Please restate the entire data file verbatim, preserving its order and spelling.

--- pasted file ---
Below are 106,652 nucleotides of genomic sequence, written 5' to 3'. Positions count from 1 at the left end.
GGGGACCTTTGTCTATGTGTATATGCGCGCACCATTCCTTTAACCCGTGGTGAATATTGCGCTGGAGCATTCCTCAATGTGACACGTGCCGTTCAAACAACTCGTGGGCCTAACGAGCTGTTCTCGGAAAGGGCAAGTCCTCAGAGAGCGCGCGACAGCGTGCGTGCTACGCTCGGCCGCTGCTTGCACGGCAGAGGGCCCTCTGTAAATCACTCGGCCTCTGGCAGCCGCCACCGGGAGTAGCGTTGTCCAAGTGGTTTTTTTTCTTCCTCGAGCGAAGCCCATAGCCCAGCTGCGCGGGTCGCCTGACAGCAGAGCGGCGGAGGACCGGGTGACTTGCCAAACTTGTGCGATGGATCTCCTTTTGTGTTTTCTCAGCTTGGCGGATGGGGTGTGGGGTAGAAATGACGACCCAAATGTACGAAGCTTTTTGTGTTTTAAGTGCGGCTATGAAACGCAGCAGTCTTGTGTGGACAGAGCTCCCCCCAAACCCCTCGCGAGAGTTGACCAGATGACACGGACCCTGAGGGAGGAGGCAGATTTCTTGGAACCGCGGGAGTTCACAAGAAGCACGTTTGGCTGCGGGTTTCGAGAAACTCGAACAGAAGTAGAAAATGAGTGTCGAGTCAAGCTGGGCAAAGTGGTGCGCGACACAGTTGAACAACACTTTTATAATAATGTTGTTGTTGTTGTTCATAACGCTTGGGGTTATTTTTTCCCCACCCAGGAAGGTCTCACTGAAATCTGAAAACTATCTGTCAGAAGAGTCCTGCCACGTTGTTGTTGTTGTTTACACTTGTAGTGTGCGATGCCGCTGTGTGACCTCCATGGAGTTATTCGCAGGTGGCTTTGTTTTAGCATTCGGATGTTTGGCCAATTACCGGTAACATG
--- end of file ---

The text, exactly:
Below are 106,652 nucleotides of genomic sequence, written 5' to 3'. Positions count from 1 at the left end.
GGGGACCTTTGTCTATGTGTATATGCGCGCACCATTCCTTTAACCCGTGGTGAATATTGCGCTGGAGCATTCCTCAATGTGACACGTGCCGTTCAAACAACTCGTGGGCCTAACGAGCTGTTCTCGGAAAGGGCAAGTCCTCAGAGAGCGCGCGACAGCGTGCGTGCTACGCTCGGCCGCTGCTTGCACGGCAGAGGGCCCTCTGTAAATCACTCGGCCTCTGGCAGCCGCCACCGGGAGTAGCGTTGTCCAAGTGGTTTTTTTTCTTCCTCGAGCGAAGCCCATAGCCCAGCTGCGCGGGTCGCCTGACAGCAGAGCGGCGGAGGACCGGGTGACTTGCCAAACTTGTGCGATGGATCTCCTTTTGTGTTTTCTCAGCTTGGCGGATGGGGTGTGGGGTAGAAATGACGACCCAAATGTACGAAGCTTTTTGTGTTTTAAGTGCGGCTATGAAACGCAGCAGTCTTGTGTGGACAGAGCTCCCCCCAAACCCCTCGCGAGAGTTGACCAGATGACACGGACCCTGAGGGAGGAGGCAGATTTCTTGGAACCGCGGGAGTTCACAAGAAGCACGTTTGGCTGCGGGTTTCGAGAAACTCGAACAGAAGTAGAAAATGAGTGTCGAGTCAAGCTGGGCAAAGTGGTGCGCGACACAGTTGAACAACACTTTTATAATAATGTTGTTGTTGTTGTTCATAACGCTTGGGGTTATTTTTTCCCCACCCAGGAAGGTCTCACTGAAATCTGAAAACTATCTGTCAGAAGAGTCCTGCCACGTTGTTGTTGTTGTTTACACTTGTAGTGTGCGATGCCGCTGTGTGACCTCCATGGAGTTATTCGCAGGTGGCTTTGTTTTAGCATTCGGATGTTTGGCCAATTACCGGTAACATG